SCCER-Mobility

How to foster new mobility lifestyles

What factors increase the openness to switch to a sustainable long-term mobility lifestyle from previously using a combustion engine car?

A lot of research about sustainable mobility is conducted on mode choice behaviour and less so on long-term mobility decisions, especially considering a multimodal mobility lifestyle. We want to close this gap and address the above research question with a comprehensive multiple-price list choice experiment. It is implemented within the Swiss Household Energy Demand Survey (SHEDS) 2020 within the Framework of SCCER Mobility (https://www.sccer-mobility.ch/) and SCCER CREST (https://www.sccer-crest.ch/research/swiss-household-energy-demand-survey-sheds/).

The future of private car mobility is foreseen to be dominantly electric, powered by batteries. Yet, considering environmental impacts of electric vehicles, smaller vehicles with a smaller battery (and thus a smaller range) should be preferred over cars with bigger batteries. This results in a trade-off between range and environmental impact from the battery size. We will address this challenge by proposing alternatives with a small electric vehicle (including a smaller battery) in combination with either public transport or carsharing for long-range trips where the range of the EV is not sufficient. We further propose an alternative without any car ownership, as this would result in an even more sustainable mobility lifestyle.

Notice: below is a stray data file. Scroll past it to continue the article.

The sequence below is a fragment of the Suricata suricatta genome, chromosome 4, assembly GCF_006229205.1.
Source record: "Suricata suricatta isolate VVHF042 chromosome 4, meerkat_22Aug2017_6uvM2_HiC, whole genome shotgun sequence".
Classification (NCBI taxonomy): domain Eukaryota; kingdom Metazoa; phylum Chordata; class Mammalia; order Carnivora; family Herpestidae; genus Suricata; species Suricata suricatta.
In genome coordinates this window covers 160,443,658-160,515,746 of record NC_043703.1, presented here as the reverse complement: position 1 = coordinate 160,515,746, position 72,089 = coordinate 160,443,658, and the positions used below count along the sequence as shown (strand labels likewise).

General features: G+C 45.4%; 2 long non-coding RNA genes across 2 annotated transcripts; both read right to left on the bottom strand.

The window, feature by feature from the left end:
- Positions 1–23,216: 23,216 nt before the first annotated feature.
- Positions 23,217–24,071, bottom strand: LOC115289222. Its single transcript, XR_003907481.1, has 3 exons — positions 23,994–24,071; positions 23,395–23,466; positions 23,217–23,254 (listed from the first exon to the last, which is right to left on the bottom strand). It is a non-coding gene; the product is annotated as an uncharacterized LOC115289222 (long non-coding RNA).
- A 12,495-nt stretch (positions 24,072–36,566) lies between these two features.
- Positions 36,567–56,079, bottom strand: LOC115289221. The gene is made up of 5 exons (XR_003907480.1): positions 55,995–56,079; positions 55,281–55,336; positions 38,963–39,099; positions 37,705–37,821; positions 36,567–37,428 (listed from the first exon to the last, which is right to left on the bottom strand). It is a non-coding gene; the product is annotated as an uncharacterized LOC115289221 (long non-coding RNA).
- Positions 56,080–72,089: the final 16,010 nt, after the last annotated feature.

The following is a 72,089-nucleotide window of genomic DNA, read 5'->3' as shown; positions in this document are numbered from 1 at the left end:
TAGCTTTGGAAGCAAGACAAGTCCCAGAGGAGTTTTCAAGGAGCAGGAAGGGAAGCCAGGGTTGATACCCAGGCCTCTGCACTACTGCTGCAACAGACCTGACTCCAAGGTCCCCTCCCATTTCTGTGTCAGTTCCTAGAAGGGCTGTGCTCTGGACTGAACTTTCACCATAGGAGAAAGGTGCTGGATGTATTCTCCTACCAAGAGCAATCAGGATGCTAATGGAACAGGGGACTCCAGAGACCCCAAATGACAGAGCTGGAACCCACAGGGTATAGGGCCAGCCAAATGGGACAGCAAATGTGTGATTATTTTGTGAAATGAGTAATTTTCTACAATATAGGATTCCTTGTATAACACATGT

Participants of the survey were shown a scenario where their main household car would break in 3 years from now. They then have to decide whether they would keep their current mobility lifestyle including the same car or if they would opt for an alternative. The following figure illustrates the 4 different options the respondents of the choice experiment can choose. 1) they could keep their current mobility behaviour including buying the same car again 2) buy a small electric vehicle for everyday trips until 200km a day in combination of using public transport for trips exceeding 200km a day 3) the same small electric vehicle in combination of carsharing for longer trips and 4) using a mix of public transport and carsharing for all trips.

We further included a control group and 3 treatments. Each respondent only answered the control survey or the survey with one of the following treatments:

  • Charging treatment: A situation with optimized charging possibilities at home and at work
  • Sharing treatment: A situation with optimized carsharing possibilities
  • TCO treatment: Information about the total cost of ownership of the current mobility lifestyle and the alternative

First glimps on the results are promising as people who received the charging treatment tend to opt more for the alternatives compared to the control group.

We will finalize the data analysis this year, so stay tuned for updates to this study!

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